Appellee F & M Bank & Trust Company (“F & M”), a secured creditor of the Debtor, filed an objection to both applications.   Among other things, F & M objected to the Committee's proposed retention of “ ‘national’ counsel at rates twice the rates of highly competent local, state or regional counsel.”   F & M's Objection to Application to Retain Bell Boyd at 1, Appellant's App. at 189.   F & M went on to argue that “Gable Gotwals is a regional firm that could more than adequately represent the Committee.   Bell Boyd's rates are not competitive with the rates of Gable Gotwals or other local firms in this market,” and that “retaining Bell Boyd will require the bankruptcy estate to incur significant expenses for travel time that could be avoided if a regional firm were retained.”  Id. at 190-91.   In its objection to the retention of Gable & Gotwals, F & M stated that “Gable Gotwals is a regional firm that can more than adequately represent the Committee in this case.   F & M Bank therefore objects to the Application to Employ Gable Gotwals only in so far as Gable Gotwals would be local counsel supporting Bell Boyd as lead counsel.”   F & M's Objection to Application to Retain Gable Gotwals at 1-2, Appellant's App. at 197-98.

On February 19, 2008, the UST filed his comments on the applications for the retention of Bell Boyd and Gable & Gotwals.   The UST explained:

The UST has discussed with all parties his concern about administrative expenses in this case.   The UST has also discussed the rates proposed to be charged by Bell Boyd as compared to the lower hourly rates charged by local professionals with similar levels of experience.   The UST recognizes that, at this point, employment is all that is sought by the professionals.   However, the UST does not want to surprise any professional with an objection to hourly rates and travel expenses after significant time and out of pocket expenses have been expended in furtherance of UCC representation.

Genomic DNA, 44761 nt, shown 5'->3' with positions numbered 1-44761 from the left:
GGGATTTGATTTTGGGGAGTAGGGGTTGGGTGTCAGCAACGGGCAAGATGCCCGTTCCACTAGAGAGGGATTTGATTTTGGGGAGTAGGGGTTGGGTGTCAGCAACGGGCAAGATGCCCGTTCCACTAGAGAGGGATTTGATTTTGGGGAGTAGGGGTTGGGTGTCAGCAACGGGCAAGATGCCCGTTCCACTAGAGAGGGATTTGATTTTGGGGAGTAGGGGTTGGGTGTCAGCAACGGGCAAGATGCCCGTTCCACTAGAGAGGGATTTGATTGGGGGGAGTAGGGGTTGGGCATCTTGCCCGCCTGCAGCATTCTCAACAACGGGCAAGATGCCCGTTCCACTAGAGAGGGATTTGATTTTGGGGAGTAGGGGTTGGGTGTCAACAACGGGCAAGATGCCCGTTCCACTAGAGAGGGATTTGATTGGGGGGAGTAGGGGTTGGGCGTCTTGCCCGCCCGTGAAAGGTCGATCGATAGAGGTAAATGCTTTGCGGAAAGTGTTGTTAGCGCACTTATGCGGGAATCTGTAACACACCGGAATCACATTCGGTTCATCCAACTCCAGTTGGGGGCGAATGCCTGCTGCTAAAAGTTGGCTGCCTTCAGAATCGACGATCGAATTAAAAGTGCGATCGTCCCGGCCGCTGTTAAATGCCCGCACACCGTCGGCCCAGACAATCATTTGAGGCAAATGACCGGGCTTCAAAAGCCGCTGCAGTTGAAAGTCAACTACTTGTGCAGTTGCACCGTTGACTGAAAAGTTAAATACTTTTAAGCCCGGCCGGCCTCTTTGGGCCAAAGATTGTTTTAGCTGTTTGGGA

Comments of the UST at ¶ 3, Appellant's App. at 202.   The UST further observed:

If Bell Boyd were to cap all fees at the applicable rates set out in the Local Fee Survey for 2008, and if both firms sought to be retained by the UCC undertake efforts to minimize duplication of services with clear task division and minimal inter-office conferences and administrative support functions, the expense to the estate would be reduced and if results at the end of the case warranted, the Court could consider an application for a bonus at that time.

Id. at 203.

Also on February 19, the Committee filed a supplemental declaration disclosing additional parties searched by Bell Boyd for conflicts and maintaining that Bell Boyd represented no adverse interests to any parties or entities involved in the bankruptcy case, within the meaning of 11 U.S.C. § 1103.   On the same day, the Committee responded to each of F & M's objections to Bell Boyd's retention, and argued, in particular, that the Committee is entitled to retain the counsel of its choice, even if such counsel is from outside the region.   On February 20, Eugene Harris, the Receiver for JFC Management, Inc., the holder of an unsecured claim, filed its “Notice of Support” for the positions taken by F & M with respect to the applications to retain Bell Boyd and Gable & Gotwals.